Inside the Archive: Gloster Meteor

Talk about the Battle of Britain, and inevitably, the mind wanders to Supermarine’s iconic Spitfires. But during those tough years, fellow planemaker Gloster Aircraft Company played a vital role, with its Hawker Hurricane and Typhoon fending off the Luftwaffe’s raids. But while it may have failed to capture the public consciousness during the war years, the company came into its own shortly after with its globe-conquering Meteor.

In total, 3,875 of the all-metal, twin-engine aircraft were built in the UK, with the prototype, powered by a De Havilland Halford H-1 engine, taking flight in 1943. Eight years later, it became RAAF’s first jet fighter when it entered service in 1951. And it achieved a notable early scalp, too, when Australian pilot officer Bill Simmonds claimed the only confirmed victory over a MiG-15 in the Korean War flying for No. 77 Squadron.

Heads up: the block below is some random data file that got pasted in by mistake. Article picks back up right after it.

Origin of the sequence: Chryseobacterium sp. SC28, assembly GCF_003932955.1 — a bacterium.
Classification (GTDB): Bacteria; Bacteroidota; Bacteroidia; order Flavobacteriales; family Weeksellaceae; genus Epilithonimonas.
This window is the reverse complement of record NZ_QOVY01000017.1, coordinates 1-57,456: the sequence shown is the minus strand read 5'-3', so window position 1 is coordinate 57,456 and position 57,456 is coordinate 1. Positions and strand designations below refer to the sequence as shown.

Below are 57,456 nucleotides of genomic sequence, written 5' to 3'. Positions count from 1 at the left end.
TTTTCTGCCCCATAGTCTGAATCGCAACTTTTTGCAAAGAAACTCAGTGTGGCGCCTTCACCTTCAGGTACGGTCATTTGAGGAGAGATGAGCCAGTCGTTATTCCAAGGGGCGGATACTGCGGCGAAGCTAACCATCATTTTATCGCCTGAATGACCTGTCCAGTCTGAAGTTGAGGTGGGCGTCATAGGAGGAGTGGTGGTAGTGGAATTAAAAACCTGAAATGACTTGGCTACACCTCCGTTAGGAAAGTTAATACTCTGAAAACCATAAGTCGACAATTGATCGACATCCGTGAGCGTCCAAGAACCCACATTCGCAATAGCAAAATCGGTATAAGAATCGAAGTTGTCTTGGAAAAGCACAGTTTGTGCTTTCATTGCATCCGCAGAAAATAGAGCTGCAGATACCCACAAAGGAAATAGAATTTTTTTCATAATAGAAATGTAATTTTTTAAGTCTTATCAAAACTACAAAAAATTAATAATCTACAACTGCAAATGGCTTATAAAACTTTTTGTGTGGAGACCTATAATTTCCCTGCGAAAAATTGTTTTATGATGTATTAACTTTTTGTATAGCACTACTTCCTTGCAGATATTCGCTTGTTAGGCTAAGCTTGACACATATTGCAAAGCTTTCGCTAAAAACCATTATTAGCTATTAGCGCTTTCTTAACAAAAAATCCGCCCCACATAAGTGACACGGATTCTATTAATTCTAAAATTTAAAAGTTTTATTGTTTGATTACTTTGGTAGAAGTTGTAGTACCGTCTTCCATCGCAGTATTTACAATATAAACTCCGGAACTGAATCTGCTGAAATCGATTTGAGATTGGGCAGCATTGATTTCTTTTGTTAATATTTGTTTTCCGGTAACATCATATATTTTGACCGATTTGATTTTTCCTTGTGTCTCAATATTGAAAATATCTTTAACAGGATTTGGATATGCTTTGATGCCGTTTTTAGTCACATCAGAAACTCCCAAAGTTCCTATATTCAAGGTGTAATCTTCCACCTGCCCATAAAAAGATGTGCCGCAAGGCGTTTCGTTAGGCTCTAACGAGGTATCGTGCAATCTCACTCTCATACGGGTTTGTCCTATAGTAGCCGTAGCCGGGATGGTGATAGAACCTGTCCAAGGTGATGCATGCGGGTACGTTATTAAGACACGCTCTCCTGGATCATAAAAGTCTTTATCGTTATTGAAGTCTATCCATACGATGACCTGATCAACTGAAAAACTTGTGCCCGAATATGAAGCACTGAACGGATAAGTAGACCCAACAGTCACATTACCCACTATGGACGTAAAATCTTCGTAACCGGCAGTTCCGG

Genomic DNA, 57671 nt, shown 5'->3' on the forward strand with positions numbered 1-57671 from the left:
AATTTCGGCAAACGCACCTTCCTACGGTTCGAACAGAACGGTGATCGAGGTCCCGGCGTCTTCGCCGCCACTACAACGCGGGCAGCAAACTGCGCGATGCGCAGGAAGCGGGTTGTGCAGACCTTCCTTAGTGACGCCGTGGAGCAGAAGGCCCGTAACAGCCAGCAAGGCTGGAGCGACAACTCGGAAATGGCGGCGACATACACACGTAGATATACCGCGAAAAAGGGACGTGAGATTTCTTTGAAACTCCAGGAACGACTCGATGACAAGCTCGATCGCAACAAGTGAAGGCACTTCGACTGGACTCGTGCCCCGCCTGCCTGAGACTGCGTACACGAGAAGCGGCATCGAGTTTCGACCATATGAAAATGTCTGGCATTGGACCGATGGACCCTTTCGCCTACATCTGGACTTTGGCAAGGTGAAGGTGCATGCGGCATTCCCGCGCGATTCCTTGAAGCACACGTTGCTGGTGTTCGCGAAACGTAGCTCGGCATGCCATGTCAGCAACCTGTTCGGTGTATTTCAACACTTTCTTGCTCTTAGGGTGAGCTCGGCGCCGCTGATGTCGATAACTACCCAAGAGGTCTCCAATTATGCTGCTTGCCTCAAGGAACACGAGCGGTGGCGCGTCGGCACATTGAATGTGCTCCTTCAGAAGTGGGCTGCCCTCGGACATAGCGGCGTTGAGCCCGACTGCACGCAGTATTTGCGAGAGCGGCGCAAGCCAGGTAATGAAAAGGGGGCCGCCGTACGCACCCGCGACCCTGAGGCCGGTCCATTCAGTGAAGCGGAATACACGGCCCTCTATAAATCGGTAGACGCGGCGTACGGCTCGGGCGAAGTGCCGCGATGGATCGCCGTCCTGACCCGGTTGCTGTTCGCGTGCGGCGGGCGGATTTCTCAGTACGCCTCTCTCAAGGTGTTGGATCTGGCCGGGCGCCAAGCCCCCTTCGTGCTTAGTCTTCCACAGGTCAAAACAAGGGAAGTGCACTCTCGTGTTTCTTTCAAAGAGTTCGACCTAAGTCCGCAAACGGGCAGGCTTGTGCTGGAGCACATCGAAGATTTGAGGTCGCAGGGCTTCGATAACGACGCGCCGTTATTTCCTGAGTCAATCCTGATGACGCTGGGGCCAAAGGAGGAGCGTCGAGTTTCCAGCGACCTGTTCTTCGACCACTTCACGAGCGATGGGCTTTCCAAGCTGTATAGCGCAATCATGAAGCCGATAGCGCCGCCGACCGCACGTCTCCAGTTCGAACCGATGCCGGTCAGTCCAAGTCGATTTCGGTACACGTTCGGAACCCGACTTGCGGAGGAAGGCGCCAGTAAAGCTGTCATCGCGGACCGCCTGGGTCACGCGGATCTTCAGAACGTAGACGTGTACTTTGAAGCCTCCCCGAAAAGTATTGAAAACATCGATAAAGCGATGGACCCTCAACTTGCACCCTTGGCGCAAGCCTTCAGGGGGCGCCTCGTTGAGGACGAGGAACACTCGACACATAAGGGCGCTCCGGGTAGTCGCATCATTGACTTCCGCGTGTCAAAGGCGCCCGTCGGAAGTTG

If you’d like to see one for yourself, Temora Aviation Museum has the only airworthy Meteor left in the world. Built by Gloster in 1949, it carried RAF serial number VZ467 and served until 1982 before being handed over to a private British owner. After being purchased by Temora, it was transported to Australia before being reassembled at Bankstown. It has since been repainted and carries Korean War-era markings.

Inside the Archive: Gloster Meteor Comment

  • Shane Couch

    says:

    “Only airworthy Meteor”. What about Martin Bakers Meteor? I think it’s the only F.8 flying in the world.

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